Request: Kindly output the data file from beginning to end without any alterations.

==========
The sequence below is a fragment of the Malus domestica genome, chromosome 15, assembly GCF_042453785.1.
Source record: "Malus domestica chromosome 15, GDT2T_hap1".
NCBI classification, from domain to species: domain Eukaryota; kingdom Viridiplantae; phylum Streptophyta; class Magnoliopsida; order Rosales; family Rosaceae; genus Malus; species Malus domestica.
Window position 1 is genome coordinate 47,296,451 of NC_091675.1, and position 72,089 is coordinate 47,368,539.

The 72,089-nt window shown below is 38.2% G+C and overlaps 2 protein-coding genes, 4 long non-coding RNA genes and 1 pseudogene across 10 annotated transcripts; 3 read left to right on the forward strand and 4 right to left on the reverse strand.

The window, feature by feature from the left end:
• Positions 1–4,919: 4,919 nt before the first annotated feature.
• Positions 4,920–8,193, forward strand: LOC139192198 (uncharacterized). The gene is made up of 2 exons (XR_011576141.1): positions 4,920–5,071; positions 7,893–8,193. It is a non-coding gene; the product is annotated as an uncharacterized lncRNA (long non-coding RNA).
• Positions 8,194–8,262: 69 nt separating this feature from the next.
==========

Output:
The sequence below is a fragment of the Malus domestica genome, chromosome 15, assembly GCF_042453785.1.
Source record: "Malus domestica chromosome 15, GDT2T_hap1".
NCBI classification, from domain to species: domain Eukaryota; kingdom Viridiplantae; phylum Streptophyta; class Magnoliopsida; order Rosales; family Rosaceae; genus Malus; species Malus domestica.
Window position 1 is genome coordinate 47,296,451 of NC_091675.1, and position 72,089 is coordinate 47,368,539.

The 72,089-nt window shown below is 38.2% G+C and overlaps 2 protein-coding genes, 4 long non-coding RNA genes and 1 pseudogene across 10 annotated transcripts; 3 read left to right on the forward strand and 4 right to left on the reverse strand.

The window, feature by feature from the left end:
• Positions 1–4,919: 4,919 nt before the first annotated feature.
• Positions 4,920–8,193, forward strand: LOC139192198 (uncharacterized). The gene is made up of 2 exons (XR_011576141.1): positions 4,920–5,071; positions 7,893–8,193. It is a non-coding gene; the product is annotated as an uncharacterized lncRNA (long non-coding RNA).
• Positions 8,194–8,262: 69 nt separating this feature from the next.